I used to be afraid of the city before I lived here. It was fear of the unknown, really. I didn’t actually know anything about Pittsburgh. All I knew was that the roads were terribly confusing and that traffic could be atrocious when there was a Steelers or Pens game, which were the only real reasons to go into the city anyway.
I imagined that cities were full of cruel and terrible people who jump out, steal your money, rape women, pillage and plunder. It only took a few off-handed stories for me to form this stereotype in my mind.
But despite this, cities had always fascinated me. From Pens and Pirates games to my abbreviated tour of New York City, I had always thought that the urban lifestyle looked so glamorous and romantic. People who lived in cities seem to live totally different kinds of lives that I will never grasp. Skyscrapers, cars, traffic, taxis, outdoor cafes, rooftop bars, apartments, buses and trains– there’s so much going on and so much movement. Everyone just walks everywhere, always somewhere to go, someplace to be. People run to catch buses, they push strollers across intersections, they walk with rolling baskets to carry groceries, they meet for lunch or coffee or drinks. They are busy with their own lives, but they’re all part of this big, urban machine.
It was this utter fascination with the city lifestyle that made me want to try living here. I was convinced that despite all the bad people, the poor areas, the places to avoid, the thieves, the traffic, the high rent, and everything else that could go wrong, living in the city in your twenties would be one hundred times more fun than living in the suburbs.
And I was right.
But when I moved here almost a year ago, I had no idea what to expect and therefore expected the worst. I carried my pepper spray in my coat pocket with one finger over the cap, suspicious of every person on the street. I didn’t go out after 7 p.m., not even to take the trash out. When I got out of my car, I pressed the lock button four times just to be sure.
I relaxed a little bit when Jim joined me a month later, and the longer we’re here the more confident we become. (I did say confident, not cocky.) We are always aware that we still live in the city and anything could happen, but we let ourselves enjoy our city life and our surroundings.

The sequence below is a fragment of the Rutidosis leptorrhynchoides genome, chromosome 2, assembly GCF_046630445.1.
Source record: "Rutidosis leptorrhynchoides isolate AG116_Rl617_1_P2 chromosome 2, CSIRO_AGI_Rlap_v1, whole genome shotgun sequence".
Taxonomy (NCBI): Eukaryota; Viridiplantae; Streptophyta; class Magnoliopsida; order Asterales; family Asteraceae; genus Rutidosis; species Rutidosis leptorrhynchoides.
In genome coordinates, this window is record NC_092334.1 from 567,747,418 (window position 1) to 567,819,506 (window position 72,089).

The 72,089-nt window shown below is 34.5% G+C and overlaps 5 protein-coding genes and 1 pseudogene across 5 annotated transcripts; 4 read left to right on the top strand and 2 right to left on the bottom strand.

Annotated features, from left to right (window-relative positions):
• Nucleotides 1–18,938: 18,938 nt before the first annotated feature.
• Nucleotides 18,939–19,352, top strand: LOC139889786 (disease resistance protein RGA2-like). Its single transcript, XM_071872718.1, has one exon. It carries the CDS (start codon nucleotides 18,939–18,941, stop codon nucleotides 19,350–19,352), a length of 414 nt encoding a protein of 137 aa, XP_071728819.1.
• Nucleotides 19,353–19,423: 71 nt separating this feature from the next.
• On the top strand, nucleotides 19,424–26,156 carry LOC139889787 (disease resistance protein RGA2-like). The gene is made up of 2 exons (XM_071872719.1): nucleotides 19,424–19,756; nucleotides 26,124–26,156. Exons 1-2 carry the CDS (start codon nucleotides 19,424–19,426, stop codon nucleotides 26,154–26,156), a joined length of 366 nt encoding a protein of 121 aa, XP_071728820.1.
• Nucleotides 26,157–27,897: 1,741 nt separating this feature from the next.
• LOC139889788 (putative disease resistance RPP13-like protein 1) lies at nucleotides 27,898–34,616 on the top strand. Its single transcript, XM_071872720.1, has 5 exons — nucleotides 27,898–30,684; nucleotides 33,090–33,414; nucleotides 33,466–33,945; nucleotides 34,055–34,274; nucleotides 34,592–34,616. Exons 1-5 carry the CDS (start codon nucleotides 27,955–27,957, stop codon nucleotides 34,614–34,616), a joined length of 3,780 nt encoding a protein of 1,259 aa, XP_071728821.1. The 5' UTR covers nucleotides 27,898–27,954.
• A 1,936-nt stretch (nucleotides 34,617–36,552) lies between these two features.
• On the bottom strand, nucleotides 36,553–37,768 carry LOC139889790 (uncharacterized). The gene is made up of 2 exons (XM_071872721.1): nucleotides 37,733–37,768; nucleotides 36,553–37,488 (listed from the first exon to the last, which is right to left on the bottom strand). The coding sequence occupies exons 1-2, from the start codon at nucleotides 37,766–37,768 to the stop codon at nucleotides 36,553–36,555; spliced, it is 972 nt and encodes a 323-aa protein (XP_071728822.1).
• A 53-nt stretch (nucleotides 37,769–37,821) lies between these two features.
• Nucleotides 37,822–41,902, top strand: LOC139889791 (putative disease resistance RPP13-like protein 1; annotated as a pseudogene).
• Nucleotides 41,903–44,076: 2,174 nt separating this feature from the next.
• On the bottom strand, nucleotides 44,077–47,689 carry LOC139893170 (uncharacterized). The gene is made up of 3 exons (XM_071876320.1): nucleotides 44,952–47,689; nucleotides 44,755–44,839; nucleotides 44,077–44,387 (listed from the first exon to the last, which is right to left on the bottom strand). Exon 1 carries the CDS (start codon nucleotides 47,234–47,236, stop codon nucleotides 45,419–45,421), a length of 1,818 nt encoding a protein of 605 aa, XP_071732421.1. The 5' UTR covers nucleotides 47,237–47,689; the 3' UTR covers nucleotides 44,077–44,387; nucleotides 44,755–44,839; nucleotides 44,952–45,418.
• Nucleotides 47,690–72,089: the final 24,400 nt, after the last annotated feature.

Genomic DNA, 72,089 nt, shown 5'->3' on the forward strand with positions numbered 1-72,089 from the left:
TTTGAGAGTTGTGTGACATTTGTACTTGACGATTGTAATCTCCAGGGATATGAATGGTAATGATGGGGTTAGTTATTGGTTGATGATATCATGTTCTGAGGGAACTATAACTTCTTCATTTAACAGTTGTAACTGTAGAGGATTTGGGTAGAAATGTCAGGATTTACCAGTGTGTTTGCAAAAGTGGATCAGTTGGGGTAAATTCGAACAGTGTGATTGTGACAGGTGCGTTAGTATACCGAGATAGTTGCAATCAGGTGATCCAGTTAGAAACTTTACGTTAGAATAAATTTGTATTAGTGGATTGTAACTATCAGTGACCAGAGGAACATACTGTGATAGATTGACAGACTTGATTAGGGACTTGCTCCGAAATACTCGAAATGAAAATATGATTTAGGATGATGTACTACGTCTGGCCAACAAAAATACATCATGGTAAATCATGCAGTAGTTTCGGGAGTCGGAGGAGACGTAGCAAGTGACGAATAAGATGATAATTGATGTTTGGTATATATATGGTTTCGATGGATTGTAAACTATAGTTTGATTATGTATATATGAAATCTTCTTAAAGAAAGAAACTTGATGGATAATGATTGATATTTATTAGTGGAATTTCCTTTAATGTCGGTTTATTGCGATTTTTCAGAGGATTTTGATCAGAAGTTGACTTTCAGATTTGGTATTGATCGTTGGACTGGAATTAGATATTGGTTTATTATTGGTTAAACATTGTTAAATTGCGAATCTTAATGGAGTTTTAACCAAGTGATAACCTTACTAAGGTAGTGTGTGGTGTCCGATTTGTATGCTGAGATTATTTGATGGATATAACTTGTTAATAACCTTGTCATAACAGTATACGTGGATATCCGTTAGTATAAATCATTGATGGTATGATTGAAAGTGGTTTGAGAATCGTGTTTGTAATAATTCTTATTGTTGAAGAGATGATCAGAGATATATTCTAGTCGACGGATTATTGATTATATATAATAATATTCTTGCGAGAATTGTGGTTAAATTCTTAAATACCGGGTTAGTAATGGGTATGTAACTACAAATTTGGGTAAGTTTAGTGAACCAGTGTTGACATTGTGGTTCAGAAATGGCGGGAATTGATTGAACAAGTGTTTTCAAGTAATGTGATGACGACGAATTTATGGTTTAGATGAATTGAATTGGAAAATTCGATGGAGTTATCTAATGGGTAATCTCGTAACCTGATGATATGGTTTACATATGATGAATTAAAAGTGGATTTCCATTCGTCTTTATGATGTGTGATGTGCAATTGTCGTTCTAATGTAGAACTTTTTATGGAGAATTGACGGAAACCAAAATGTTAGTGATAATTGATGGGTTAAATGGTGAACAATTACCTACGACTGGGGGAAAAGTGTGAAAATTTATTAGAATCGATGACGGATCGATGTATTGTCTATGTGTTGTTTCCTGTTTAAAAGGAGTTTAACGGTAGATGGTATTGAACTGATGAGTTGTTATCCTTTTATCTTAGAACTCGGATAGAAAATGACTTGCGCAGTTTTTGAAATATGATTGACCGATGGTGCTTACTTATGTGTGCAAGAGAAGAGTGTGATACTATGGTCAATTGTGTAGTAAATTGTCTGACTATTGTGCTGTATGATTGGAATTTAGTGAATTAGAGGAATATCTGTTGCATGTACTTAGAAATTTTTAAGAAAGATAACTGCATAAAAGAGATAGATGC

We have found restaurants we love, bars we frequent, and friends we trust. I found a welcoming church and a nearby gym. We have discovered new streets and trails and ways to get places.
The city has surprised me in many ways. I assure you, it is not full of criminals. There are families here, many young professionals, and older folks. There are people who can afford the old mansions and people who can barely make rent on a one-bedroom apartment. People don’t bike as much as I thought they would. (But, it is Pittsburgh, after all.) I’ve never seen so many potholes and there is more construction than I ever thought possible. Everything is closer than I’d thought and the roads aren’t as confusing as they seemed. And the people we’ve met or simply passed by are kind, helpful, honest and passionate.
Yesterday, I took a leap on the path to becoming a “city-girl” and rode the Port Authority bus for the first time. (It took almost a year, but I finally did it.) I had been terrified of the kinds of people that would be on the bus, where to get on, where to get off, how to pay– the usual fears. It was a big step for me and not nearly as scary as I made up in my mind.
Jim and I ventured into downtown for the Three Rivers Arts Festival, where we met up with my co-worker and her boyfriend. We saw the Point for the first time and walked around the city streets, seeing so many different and interesting people. We had a few beers at a rooftop bar and then the four of us drove back through the Fort Pitt Tunnel to try out the most delicious barbecue I’ve ever had. Then we got to come home to our one-bedroom apartment, in a renovated mansion– our own little piece of the urban pie.
The city is every bit as glamorous and romantic as I thought it would be, if you look in the right places.